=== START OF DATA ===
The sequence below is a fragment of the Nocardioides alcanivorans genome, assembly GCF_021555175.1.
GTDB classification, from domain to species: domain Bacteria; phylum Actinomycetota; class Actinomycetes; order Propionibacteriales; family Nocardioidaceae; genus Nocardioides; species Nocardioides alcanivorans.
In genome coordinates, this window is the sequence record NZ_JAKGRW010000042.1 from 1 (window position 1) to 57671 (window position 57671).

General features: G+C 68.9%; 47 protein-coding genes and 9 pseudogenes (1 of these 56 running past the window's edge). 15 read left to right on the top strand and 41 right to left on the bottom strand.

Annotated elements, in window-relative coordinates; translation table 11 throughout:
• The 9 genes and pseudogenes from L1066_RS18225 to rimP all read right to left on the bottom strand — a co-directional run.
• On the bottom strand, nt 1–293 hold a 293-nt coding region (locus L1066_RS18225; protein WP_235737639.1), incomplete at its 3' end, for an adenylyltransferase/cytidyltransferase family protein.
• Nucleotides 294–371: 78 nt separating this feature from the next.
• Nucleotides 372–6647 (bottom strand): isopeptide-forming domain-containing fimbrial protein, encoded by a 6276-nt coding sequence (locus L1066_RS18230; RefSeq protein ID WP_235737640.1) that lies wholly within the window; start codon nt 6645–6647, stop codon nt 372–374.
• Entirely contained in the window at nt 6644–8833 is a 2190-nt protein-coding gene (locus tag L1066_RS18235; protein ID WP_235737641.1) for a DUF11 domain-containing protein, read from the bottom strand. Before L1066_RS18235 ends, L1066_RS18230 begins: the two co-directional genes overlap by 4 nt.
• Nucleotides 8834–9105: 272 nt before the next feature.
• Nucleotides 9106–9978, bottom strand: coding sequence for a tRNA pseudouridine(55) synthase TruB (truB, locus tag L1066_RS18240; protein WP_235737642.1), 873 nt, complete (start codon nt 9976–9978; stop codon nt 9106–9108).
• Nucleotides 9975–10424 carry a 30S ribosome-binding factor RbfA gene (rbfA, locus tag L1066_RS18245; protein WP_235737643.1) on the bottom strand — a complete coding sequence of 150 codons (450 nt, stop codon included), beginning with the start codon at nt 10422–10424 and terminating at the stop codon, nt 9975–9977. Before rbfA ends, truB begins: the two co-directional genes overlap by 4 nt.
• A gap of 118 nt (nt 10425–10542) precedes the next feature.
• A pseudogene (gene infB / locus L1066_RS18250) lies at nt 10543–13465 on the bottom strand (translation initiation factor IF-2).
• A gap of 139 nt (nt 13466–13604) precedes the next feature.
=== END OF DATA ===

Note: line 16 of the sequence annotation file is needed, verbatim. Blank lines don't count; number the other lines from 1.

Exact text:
• A gap of 139 nt (nt 13466–13604) precedes the next feature.